August 10, 2017
2 min read

Replacing saturated fats with polyunsaturated fats reduces lung cancer risk

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Danxia Yu
Danxia Yu

Patients who replaced saturated fats with polyunsaturated fats in their diets lower risk for lung cancer, according to findings from a pooled analysis.

“Although cigarette smoking is the dominant risk factor for lung cancer, other factors, such as dietary fat, have been suggested to play a role in the development of lung cancer,” Danxia Yu, PhD, of the Vanderbilt Epidemiology Center, Nashville, told HemOnc Today. “Findings from epidemiologic studies have been inconsistent. We established a large, international cohort consortium and examined the associations of total and specific types of dietary fat (saturated, monounsaturated, and polyunsaturated fat) with lung cancer risk.”

The researchers conducted a pooled analysis of 10 prospective cohort studies performed in the U, Asia and Europe. Yu and colleagues used Cox regression analyses to estimate each cohort’s hazard ratios, and excluded the first 2 years of follow-up to avoid the influence of any preclinical changes in diet.

18,822 incident cases among 1,445,850 participants. Mean follow-up was 9.4 years.

Greater intake of total and saturated fats were both linked with increased risk for lung cancer (HR = 1.07; 95% CI, 1-1.15 for highest vs. lowest quintile in total fat, HR = 1.14; 95% CI, 1.07-1.22 for saturated fat).

The association between saturated fat and cancer risk greater among than among nonsmokers (HR = 1.23; 95% CI, 1.13-1.35), and also among patients with squamous cell (HR = 1.61; 95% CI, 1.38-1.88) and small cell carcinoma (1.4; 95% CI, 1.17-1.67).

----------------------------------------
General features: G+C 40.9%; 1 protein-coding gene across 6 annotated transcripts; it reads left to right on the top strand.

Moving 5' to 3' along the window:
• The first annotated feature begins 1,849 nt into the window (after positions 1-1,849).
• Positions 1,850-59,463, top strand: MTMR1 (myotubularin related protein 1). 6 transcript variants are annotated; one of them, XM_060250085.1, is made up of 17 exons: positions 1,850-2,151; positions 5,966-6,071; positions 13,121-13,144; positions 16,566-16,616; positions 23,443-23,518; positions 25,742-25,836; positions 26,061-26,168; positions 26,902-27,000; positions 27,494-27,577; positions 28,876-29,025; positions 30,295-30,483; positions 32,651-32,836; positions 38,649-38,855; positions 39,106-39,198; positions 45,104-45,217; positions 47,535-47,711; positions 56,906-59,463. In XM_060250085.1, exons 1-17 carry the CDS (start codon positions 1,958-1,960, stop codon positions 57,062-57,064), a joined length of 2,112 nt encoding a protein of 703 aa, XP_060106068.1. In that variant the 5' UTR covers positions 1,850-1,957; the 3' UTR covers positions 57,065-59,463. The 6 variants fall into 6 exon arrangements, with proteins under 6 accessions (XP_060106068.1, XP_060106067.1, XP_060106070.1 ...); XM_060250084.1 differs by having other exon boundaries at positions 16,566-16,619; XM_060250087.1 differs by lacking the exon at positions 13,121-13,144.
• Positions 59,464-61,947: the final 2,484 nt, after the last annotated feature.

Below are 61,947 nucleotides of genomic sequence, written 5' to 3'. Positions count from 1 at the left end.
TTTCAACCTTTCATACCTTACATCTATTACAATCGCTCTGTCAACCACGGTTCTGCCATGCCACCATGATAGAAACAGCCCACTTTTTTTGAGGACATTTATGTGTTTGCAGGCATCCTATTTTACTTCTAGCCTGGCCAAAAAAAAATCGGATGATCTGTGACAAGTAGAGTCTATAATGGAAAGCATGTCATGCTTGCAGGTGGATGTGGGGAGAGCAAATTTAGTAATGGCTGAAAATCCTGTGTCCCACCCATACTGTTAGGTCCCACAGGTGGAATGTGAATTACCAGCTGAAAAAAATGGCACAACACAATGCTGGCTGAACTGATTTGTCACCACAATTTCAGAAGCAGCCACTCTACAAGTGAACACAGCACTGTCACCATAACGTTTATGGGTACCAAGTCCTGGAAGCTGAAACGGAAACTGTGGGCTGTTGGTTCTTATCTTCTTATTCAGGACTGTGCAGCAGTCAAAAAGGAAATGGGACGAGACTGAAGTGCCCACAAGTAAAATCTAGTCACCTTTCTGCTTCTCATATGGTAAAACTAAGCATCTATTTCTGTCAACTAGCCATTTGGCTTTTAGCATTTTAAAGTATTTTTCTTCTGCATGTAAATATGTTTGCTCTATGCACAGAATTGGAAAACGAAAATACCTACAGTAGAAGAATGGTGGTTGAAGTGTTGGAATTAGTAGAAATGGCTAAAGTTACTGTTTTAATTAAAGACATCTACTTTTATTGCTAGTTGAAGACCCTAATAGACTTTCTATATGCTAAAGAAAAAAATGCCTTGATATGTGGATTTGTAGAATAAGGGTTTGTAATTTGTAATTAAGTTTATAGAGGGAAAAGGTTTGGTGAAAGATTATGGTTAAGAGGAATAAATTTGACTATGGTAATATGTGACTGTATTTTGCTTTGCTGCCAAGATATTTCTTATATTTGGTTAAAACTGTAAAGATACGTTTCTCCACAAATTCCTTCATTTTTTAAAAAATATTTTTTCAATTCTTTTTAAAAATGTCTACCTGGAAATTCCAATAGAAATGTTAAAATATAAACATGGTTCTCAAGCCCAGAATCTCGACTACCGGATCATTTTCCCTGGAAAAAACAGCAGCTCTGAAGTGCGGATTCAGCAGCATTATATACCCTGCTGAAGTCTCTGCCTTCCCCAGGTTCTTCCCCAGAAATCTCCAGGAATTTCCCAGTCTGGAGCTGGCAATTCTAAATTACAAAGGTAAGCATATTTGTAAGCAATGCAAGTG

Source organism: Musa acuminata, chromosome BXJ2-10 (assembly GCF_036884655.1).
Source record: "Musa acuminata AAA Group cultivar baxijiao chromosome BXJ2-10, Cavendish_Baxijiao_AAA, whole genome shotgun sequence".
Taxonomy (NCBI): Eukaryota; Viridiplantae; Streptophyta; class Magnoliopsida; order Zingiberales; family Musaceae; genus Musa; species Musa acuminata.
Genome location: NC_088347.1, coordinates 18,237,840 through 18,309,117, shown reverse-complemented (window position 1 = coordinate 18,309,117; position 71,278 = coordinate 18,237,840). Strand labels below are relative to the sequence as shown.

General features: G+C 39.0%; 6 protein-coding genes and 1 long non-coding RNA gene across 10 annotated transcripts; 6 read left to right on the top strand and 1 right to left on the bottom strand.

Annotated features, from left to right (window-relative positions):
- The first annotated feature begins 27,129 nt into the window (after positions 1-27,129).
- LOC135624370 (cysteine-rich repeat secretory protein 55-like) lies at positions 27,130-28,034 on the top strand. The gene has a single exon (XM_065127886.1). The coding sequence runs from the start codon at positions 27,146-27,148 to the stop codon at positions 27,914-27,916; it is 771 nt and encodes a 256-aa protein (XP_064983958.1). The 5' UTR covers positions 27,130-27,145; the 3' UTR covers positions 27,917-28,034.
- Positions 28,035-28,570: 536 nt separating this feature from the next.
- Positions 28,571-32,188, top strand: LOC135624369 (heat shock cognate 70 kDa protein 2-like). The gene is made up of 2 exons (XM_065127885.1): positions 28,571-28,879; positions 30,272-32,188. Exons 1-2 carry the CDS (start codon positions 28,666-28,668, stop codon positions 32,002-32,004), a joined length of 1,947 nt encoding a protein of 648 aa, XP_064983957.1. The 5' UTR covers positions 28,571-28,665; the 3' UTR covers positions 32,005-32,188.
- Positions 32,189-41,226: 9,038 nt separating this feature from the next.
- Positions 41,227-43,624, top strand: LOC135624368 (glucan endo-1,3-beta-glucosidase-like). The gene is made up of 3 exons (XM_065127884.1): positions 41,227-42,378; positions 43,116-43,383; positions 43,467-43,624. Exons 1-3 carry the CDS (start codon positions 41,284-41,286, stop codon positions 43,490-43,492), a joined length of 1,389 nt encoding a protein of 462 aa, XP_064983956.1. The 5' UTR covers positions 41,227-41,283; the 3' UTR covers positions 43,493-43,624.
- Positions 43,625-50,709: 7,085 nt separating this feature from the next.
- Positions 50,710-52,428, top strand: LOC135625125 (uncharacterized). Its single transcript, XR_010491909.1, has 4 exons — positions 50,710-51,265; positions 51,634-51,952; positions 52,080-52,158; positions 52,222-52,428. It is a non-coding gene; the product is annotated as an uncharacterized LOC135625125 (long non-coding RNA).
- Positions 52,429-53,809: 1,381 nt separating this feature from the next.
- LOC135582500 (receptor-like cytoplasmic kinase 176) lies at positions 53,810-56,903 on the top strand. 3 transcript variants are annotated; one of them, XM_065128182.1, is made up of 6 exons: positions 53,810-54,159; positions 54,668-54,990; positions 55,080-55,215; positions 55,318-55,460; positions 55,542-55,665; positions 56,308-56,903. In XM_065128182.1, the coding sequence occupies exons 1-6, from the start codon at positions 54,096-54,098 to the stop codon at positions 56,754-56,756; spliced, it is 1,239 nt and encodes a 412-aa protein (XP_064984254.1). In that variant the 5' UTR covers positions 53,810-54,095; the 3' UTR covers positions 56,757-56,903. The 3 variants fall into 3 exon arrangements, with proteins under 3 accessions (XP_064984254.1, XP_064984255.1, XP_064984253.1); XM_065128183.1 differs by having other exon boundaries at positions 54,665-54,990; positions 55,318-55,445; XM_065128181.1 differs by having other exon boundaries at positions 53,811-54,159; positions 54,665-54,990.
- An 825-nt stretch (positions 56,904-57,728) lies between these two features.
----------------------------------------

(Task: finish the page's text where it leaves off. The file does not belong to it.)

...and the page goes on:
olyunsaturated fats a decreased risk for lung cancer (HR = 0.92; 95% CI, 0.87-0.98 for highest vs. lowest quintile). Substituting 5% of energy intake with polyunsaturated fat instead of saturated fat associated with 16% to 17% decreased risk for small cell and squamous cell carcinoma. Monounsaturated fat did not demonstrate any associations.

“This study is to date the largest prospective investigation on this topic and includes diverse populations of whites, blacks and Asians from the United States, Europe and Asia. Our findings suggest that a high intake of saturated fat while a low intake of polyunsaturated fat are associated with an increased risk lung cancer,” Yu said. “Replacing saturated fat with polyunsaturated fat, especially among smokers and recent quitters, may present a modifiable dietary approach to the prevention of not only cardiovascular disease but also lung cancer.” – by Andy Polhamus

Disclosure : Yu reports no relevant financial disclosures.